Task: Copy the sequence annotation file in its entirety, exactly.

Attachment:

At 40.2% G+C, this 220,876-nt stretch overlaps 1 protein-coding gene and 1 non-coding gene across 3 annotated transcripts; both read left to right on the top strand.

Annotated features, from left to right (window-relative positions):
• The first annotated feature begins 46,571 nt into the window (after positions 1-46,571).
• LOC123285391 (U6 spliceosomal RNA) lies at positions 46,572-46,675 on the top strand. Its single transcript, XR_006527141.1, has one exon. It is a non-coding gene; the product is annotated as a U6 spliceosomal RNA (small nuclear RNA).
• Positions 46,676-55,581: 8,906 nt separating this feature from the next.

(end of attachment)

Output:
At 40.2% G+C, this 220,876-nt stretch overlaps 1 protein-coding gene and 1 non-coding gene across 3 annotated transcripts; both read left to right on the top strand.

Annotated features, from left to right (window-relative positions):
• The first annotated feature begins 46,571 nt into the window (after positions 1-46,571).
• LOC123285391 (U6 spliceosomal RNA) lies at positions 46,572-46,675 on the top strand. Its single transcript, XR_006527141.1, has one exon. It is a non-coding gene; the product is annotated as a U6 spliceosomal RNA (small nuclear RNA).
• Positions 46,676-55,581: 8,906 nt separating this feature from the next.